Fast asleep? Your unconscious is still listening
By Simon Makin
Some people swear that if they want to wake up at 6 am, they just bang their head on the pillow six times before going to sleep. Crazy? Maybe not. A study from 1999 shows that it all comes down to some nifty unconscious processing.
For three nights, a team at the University of Lubeck in Germany put 15 volunteers to bed at midnight. The team either told the participants they would wake them at 9 am and did, or told them they would wake them at 9 am, but actually woke them at 6 am, or said they would wake them at 6 am and did.
This last group had a measurable rise in the stress hormone adrenocorticotropin from 4.30 am, peaking around 6 am. People woken unexpectedly at 6 am had no such spike. The unconscious mind, the researchers concluded, can not only keep track
Don’t think: How your brain works things out all by itself
By Caroline Williams
Wouldn’t it be great if you could leave difficult decisions to your subconscious, secure in the knowledge that it would do a better job than conscious deliberation? Ap Dijksterhuis of Radboud University Nijmegen in the Netherlands proposed this counter-intuitive idea 12 years ago. No wonder it was instantly popular.
Dijksterhuis had found that volunteers asked to make a complex decision – such as choosing between different apartments based on a baffling array of specifications – made better choices after being distracted from the problem before deciding. He reasoned that this is because unconscious thought can move beyond the limited capacity of working memory, so it can process more information at once.
The idea has been influential, but it may be too good to be true. Many subsequent studies have failed to replicate Dijksterhuis’s results. And a recent analysis concluded that there is little reason to think the unconscious
We accurately weigh up a person’s character in 0.1 seconds
By Simon Makin
Ever felt love at first sight? Or an irrational distrust of a stranger on a bus? It could be because our unconscious is constantly making fast judgements. And they are often pretty accurate.
In the early 1990s Nalini Ambady and Robert Rosenthal, both then at Stanford University in California, asked volunteers to rate teachers on traits including competence, confidence and honesty after watching 2-, 5- or 10-second silent clips of their performance. The scores successfully predicted the teachers’ end of semester evaluations and 2-second judgements were as accurate as those given more time. Further experiments showed similar accuracy for judgements about sexuality, economic success and political affiliation. For anyone hoping to use this to their advantage, the bad news is that no one has worked out what to do to pass yourself off as a winner. It seems to be an overall body signal that is
How we know where our limbs are without thinking
By Anil Ananthaswamy
Thanks to unconscious processing, most of us instinctively know where our limbs are and what they are doing. This ability, called proprioception, results from a constant conversation between the body and brain. This adds up to an unerring sense of a unified, physical “me”.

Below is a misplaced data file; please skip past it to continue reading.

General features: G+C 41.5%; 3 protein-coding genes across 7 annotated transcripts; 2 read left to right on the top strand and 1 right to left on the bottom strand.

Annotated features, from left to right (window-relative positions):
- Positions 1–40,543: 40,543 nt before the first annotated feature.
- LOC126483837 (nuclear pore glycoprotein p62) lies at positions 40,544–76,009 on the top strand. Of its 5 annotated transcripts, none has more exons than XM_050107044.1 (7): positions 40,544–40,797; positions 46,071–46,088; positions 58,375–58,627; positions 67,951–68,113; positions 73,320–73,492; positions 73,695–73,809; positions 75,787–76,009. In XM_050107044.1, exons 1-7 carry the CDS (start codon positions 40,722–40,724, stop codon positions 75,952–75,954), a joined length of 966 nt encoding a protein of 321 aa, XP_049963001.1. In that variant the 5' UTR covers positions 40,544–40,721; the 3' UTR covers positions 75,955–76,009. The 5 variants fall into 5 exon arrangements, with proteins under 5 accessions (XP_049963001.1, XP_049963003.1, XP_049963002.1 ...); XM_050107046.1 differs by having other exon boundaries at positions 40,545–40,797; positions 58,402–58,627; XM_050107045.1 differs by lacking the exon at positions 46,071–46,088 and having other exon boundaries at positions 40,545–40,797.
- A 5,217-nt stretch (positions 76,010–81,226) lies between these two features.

This much-underrated ability is thought to be the result of the brain predicting the causes of the various sensory inputs it receives – from nerves and muscles inside the body, and from the senses detecting what’s going on outside the body. “What we become aware of is the brain’s ‘best guess’ of where the body ends and where the external environment begins,” says Arvid Guterstam of the Karolinska Institute in Stockholm, Sweden.
Break bad habits by hacking the autopilot in your brain
By Anil Ananthaswamy
So much of what we do in our day-to-day lives, whether it be driving, making coffee or touch-typing, happens without the need for conscious thought. Unlike many of the brain’s other unconscious talents, these are skills that have had to be learned before the brain can automate them. How it does this might provide a method for us to think our way out of bad habits.
Ann Graybiel of the Massachusetts Institute of Technology and her colleagues have shown that a region deep inside the brain called the striatum is key to habit forming. When you undertake an action, the prefrontal cortex, which is involved in planning complex tasks, communicates with the striatum, which sends the necessary signals to enact the movement. Over time, input from the prefrontal circuits fades, to be replaced by loops linking the striatum to the sensorimotor cortex. The loops, together with the memory
Your brain’s crystal ball helps you understand speech and fear
By Diana Kwon
Every moment, the brain takes in far more information than it can process on the fly. In order to make sense of it all, the brain constantly makes predictions that it tests by comparing incoming data against stored information. All without us noticing a thing.
Simply imagining the future is enough to set the brain in motion. Imaging studies have shown that when people expect a sound abstract or image to appear, the brain generates an anticipatory signal in the sensory cortices.
This ability to be one step ahead of the senses has an important role in helping us understand speech. “The brain is continuously predicting the sounds, words and meanings that people are trying to produce or communicate,” says Matt Davis at the MRC Cognition and Brain Sciences Unit in Cambridge, UK.